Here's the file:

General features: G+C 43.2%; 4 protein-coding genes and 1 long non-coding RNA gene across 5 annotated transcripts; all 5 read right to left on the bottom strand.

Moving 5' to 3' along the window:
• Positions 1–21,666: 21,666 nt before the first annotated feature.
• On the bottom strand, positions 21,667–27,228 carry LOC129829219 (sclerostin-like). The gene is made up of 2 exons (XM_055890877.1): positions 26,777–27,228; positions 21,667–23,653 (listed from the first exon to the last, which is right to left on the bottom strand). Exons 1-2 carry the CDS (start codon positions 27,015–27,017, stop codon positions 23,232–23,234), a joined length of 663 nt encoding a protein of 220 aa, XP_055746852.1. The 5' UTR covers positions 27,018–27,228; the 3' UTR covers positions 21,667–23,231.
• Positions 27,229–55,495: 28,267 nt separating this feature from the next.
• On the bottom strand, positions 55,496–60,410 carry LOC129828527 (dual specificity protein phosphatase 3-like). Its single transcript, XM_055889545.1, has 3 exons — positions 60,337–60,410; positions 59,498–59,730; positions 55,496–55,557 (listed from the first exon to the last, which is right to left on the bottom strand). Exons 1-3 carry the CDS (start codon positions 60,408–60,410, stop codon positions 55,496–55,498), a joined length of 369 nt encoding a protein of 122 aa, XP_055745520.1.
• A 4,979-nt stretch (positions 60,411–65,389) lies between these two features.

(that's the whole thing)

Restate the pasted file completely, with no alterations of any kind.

General features: G+C 43.2%; 4 protein-coding genes and 1 long non-coding RNA gene across 5 annotated transcripts; all 5 read right to left on the bottom strand.

Moving 5' to 3' along the window:
• Positions 1–21,666: 21,666 nt before the first annotated feature.
• On the bottom strand, positions 21,667–27,228 carry LOC129829219 (sclerostin-like). The gene is made up of 2 exons (XM_055890877.1): positions 26,777–27,228; positions 21,667–23,653 (listed from the first exon to the last, which is right to left on the bottom strand). Exons 1-2 carry the CDS (start codon positions 27,015–27,017, stop codon positions 23,232–23,234), a joined length of 663 nt encoding a protein of 220 aa, XP_055746852.1. The 5' UTR covers positions 27,018–27,228; the 3' UTR covers positions 21,667–23,231.
• Positions 27,229–55,495: 28,267 nt separating this feature from the next.
• On the bottom strand, positions 55,496–60,410 carry LOC129828527 (dual specificity protein phosphatase 3-like). Its single transcript, XM_055889545.1, has 3 exons — positions 60,337–60,410; positions 59,498–59,730; positions 55,496–55,557 (listed from the first exon to the last, which is right to left on the bottom strand). Exons 1-3 carry the CDS (start codon positions 60,408–60,410, stop codon positions 55,496–55,498), a joined length of 369 nt encoding a protein of 122 aa, XP_055745520.1.
• A 4,979-nt stretch (positions 60,411–65,389) lies between these two features.